April 15, 2021

Toward The End of My Life I'd Like To Look Back and Say...




Our mortality is never the best topic to keep a party going, impress someone new, or say to a mortgage broker when you're hoping for a thirty-year loan. Religions talk about how to live one's life on earth or to prepare for eternity. But, that messy stage between here and there: not a crowd-pleaser.

Then, why am I bringing it up? Because I am retired, therefore fearless, and ran out of pleasant blog topics this week? No, though each of those reasons would work. I want to make it the focus of this post because I believe it is essential to consider how we will finish the race while still having time to make course adjustments. I'll give you examples of what I mean:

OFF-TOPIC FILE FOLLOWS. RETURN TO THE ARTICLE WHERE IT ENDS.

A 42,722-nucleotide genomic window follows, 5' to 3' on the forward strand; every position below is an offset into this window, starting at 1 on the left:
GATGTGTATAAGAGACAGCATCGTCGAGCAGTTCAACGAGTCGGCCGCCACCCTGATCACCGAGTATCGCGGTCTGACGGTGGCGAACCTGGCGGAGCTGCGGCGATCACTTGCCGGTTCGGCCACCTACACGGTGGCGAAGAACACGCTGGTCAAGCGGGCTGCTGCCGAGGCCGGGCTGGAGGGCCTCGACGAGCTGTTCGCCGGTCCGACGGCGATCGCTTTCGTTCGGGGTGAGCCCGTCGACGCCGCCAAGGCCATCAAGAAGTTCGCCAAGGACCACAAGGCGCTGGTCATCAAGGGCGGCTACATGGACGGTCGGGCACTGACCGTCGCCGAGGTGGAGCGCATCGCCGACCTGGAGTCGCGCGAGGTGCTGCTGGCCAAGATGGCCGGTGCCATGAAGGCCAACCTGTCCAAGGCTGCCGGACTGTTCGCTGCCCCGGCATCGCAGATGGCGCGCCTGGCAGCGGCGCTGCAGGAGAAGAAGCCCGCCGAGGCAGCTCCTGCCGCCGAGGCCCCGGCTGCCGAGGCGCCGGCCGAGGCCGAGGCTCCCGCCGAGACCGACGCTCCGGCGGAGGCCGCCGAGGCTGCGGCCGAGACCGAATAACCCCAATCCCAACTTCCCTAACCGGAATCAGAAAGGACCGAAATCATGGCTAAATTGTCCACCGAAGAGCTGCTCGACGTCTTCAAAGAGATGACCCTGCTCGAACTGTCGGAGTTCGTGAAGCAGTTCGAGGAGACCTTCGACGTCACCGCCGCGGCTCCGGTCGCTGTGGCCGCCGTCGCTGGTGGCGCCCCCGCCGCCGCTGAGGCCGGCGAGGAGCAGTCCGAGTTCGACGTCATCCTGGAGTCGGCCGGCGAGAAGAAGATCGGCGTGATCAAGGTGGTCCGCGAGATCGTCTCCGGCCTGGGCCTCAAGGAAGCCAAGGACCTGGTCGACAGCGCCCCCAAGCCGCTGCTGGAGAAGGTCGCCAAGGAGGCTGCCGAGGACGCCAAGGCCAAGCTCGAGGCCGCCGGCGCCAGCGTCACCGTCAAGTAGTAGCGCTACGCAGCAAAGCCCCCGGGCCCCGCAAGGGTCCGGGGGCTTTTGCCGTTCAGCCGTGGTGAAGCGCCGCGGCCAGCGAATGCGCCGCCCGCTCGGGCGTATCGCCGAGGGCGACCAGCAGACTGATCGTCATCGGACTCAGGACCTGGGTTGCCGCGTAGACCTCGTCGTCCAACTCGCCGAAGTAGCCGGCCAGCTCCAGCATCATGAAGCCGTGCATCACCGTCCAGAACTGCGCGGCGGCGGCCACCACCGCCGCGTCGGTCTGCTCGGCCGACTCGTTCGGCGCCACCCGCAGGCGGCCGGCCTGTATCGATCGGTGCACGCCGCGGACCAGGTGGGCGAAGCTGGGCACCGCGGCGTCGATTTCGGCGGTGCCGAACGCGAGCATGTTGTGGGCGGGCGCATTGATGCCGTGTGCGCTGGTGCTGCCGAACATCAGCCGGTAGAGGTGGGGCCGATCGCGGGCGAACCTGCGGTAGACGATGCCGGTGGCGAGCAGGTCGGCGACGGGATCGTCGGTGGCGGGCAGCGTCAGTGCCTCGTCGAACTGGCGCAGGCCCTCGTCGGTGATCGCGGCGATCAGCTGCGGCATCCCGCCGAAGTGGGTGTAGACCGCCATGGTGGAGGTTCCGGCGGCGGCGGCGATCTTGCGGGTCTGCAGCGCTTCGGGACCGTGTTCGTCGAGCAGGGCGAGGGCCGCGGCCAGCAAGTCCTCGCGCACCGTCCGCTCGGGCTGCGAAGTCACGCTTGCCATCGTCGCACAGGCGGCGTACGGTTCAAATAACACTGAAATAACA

1) I'd like to look back and say I loved often and well. Not in the sense that I had a string of love affairs or relationships (!). Rather, I lived in a way that fulfilled my very human need to be deeply cared for while giving as good as I got. I have concluded that too many people view love as something in limited supply, so they parcel it out to only a few people, Or it is only given when there is an equal or greater flow of love coming back. 

Love given only with an expectation of reciprocation is not really love. This powerful force for good is meant to be spread freely. The "love your enemy" admonition did not continue with, "if he loves you back."  Love, used as a weapon, tool of power, or to get what you want, is coercion or deception.